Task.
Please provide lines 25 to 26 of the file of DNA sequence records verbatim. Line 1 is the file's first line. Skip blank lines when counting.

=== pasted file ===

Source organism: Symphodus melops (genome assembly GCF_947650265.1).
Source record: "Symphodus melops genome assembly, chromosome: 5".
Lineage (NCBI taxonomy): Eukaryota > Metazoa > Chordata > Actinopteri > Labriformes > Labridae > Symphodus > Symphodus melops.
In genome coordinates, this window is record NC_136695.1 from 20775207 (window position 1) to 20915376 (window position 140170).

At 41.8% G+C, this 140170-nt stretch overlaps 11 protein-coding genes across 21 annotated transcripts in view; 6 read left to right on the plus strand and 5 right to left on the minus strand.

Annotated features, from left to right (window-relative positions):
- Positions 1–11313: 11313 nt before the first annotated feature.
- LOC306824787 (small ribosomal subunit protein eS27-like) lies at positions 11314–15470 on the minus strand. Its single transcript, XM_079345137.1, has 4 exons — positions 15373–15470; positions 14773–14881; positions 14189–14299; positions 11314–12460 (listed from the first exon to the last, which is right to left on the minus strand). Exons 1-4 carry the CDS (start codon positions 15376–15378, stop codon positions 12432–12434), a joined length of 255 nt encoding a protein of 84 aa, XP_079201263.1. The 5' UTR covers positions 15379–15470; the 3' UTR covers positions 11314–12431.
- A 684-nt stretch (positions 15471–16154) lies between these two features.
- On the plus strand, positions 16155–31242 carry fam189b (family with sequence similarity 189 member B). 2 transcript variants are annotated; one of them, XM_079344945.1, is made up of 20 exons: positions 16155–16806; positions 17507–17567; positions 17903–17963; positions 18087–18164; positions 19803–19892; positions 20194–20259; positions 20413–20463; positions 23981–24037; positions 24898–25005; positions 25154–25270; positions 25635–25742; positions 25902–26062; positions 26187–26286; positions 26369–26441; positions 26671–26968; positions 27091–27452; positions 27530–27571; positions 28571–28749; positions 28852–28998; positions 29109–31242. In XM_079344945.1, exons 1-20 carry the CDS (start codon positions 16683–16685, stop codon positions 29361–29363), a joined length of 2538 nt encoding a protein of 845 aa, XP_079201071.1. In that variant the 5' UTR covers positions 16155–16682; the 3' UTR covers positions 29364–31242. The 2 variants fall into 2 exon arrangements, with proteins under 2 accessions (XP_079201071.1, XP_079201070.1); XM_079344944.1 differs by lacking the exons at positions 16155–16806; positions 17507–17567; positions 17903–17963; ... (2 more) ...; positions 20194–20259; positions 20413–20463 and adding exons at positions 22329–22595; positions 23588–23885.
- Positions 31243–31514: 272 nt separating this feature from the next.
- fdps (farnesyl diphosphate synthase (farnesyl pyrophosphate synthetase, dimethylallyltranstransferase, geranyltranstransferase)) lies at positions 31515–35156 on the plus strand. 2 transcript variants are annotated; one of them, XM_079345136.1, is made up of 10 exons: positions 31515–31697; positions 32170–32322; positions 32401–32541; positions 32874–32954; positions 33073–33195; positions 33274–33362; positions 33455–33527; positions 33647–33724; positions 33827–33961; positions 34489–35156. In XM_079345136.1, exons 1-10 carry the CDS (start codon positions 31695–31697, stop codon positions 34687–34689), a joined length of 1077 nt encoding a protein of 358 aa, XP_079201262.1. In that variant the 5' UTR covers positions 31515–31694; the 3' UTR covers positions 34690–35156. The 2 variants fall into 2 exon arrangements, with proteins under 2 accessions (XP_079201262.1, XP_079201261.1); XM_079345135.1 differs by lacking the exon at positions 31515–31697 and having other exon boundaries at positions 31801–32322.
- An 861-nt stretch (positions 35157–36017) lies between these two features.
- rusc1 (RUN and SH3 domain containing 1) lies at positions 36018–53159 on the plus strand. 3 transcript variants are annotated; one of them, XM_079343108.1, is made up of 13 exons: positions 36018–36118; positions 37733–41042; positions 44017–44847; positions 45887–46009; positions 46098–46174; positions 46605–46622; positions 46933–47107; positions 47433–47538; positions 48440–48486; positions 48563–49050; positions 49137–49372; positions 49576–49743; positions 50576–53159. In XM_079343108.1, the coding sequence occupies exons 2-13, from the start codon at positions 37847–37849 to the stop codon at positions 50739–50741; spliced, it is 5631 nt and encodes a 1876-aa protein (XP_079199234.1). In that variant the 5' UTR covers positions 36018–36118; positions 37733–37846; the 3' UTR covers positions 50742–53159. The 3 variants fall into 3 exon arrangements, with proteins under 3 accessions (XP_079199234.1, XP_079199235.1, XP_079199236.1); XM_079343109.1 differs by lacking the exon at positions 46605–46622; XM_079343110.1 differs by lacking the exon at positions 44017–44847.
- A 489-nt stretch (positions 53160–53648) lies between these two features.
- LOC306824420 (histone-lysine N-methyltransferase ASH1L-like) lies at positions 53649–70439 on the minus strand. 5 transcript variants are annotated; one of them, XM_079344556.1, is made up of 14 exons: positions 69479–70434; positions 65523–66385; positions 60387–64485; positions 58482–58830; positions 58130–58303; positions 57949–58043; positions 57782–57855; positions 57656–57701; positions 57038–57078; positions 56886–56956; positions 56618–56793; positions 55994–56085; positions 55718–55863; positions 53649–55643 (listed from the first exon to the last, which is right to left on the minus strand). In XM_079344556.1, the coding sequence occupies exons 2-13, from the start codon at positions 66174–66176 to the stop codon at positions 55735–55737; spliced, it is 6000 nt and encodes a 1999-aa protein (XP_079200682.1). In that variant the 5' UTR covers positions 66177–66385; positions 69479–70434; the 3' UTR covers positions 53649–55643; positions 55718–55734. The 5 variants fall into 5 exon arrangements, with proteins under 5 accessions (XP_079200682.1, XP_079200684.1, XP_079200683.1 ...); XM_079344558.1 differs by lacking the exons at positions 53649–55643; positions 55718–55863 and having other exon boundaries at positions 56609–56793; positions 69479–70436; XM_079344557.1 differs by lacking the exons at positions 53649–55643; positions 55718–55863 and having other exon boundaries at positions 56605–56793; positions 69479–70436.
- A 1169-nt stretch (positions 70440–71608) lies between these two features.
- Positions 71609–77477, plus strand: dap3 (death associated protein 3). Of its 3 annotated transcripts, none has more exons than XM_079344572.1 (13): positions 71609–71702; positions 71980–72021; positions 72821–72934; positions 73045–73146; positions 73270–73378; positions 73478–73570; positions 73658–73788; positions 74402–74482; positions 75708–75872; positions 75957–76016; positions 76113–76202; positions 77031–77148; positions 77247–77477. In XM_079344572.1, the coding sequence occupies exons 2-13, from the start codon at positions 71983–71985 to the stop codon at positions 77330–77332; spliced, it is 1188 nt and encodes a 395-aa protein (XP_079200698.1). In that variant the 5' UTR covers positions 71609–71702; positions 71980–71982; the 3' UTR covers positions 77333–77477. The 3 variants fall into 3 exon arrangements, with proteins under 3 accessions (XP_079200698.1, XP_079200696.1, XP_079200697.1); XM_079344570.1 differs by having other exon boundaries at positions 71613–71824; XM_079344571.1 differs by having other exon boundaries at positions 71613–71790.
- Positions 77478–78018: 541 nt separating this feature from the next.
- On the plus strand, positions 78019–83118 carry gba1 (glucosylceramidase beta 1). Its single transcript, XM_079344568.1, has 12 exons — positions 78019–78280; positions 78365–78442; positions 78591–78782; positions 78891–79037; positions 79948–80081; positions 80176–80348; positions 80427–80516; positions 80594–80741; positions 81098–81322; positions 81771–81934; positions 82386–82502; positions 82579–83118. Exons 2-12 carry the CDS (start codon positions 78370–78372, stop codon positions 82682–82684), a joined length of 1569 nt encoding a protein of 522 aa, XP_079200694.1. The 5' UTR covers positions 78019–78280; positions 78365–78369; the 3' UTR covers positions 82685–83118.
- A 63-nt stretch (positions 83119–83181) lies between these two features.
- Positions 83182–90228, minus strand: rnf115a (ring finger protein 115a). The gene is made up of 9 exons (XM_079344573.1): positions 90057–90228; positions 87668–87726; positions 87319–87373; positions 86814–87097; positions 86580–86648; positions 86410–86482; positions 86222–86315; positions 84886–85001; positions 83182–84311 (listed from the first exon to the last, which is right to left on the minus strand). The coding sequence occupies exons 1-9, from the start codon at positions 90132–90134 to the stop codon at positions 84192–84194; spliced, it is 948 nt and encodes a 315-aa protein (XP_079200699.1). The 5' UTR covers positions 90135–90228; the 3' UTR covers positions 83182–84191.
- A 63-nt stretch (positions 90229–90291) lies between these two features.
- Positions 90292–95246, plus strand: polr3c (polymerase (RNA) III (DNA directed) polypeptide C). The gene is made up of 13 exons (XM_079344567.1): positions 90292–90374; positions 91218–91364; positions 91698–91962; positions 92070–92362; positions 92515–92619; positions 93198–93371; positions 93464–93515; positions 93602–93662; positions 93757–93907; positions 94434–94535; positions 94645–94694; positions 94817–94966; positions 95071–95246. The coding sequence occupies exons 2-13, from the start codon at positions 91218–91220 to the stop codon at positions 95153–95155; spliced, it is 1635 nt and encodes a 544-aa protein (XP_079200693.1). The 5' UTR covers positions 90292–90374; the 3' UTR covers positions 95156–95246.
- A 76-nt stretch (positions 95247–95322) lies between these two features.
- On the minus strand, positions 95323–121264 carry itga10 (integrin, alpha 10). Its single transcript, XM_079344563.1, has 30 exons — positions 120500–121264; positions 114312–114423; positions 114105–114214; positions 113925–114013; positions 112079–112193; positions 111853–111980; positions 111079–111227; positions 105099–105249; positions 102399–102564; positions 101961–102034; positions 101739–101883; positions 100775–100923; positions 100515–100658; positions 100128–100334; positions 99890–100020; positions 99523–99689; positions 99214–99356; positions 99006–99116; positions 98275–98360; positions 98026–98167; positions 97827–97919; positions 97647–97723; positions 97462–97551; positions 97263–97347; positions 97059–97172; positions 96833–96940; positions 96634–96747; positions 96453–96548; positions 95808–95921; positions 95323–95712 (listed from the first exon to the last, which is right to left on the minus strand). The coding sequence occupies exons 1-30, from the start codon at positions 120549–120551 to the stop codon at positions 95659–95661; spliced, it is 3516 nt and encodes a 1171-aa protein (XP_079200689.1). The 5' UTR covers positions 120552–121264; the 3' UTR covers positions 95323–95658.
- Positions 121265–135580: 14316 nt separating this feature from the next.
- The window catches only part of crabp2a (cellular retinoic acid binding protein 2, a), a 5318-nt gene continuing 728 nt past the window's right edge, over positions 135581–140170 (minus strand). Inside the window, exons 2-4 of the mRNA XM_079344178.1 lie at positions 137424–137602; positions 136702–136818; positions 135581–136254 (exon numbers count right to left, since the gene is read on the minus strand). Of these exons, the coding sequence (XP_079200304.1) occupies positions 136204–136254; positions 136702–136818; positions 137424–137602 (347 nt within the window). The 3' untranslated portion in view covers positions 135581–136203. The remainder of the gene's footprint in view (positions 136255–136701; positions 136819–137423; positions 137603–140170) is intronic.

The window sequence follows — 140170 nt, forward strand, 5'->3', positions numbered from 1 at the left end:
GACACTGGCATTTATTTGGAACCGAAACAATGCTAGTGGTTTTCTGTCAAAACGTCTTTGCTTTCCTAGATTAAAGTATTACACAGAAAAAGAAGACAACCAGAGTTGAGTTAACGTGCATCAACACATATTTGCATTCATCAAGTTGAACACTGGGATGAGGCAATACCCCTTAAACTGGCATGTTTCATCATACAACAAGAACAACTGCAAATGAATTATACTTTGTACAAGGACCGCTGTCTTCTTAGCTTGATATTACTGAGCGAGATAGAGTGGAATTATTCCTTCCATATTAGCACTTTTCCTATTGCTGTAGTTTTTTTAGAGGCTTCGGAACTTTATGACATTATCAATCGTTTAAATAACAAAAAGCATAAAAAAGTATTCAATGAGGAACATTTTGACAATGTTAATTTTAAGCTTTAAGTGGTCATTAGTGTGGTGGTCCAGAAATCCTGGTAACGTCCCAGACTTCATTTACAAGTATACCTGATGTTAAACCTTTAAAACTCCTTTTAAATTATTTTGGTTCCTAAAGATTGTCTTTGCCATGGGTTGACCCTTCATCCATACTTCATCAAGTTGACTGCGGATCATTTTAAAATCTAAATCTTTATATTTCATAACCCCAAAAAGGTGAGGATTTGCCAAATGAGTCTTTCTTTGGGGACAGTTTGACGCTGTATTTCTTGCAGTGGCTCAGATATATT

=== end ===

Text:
- A 76-nt stretch (positions 95247–95322) lies between these two features.
- On the minus strand, positions 95323–121264 carry itga10 (integrin, alpha 10). Its single transcript, XM_079344563.1, has 30 exons — positions 120500–121264; positions 114312–114423; positions 114105–114214; positions 113925–114013; positions 112079–112193; positions 111853–111980; positions 111079–111227; positions 105099–105249; positions 102399–102564; positions 101961–102034; positions 101739–101883; positions 100775–100923; positions 100515–100658; positions 100128–100334; positions 99890–100020; positions 99523–99689; positions 99214–99356; positions 99006–99116; positions 98275–98360; positions 98026–98167; positions 97827–97919; positions 97647–97723; positions 97462–97551; positions 97263–97347; positions 97059–97172; positions 96833–96940; positions 96634–96747; positions 96453–96548; positions 95808–95921; positions 95323–95712 (listed from the first exon to the last, which is right to left on the minus strand). The coding sequence occupies exons 1-30, from the start codon at positions 120549–120551 to the stop codon at positions 95659–95661; spliced, it is 3516 nt and encodes a 1171-aa protein (XP_079200689.1). The 5' UTR covers positions 120552–121264; the 3' UTR covers positions 95323–95658.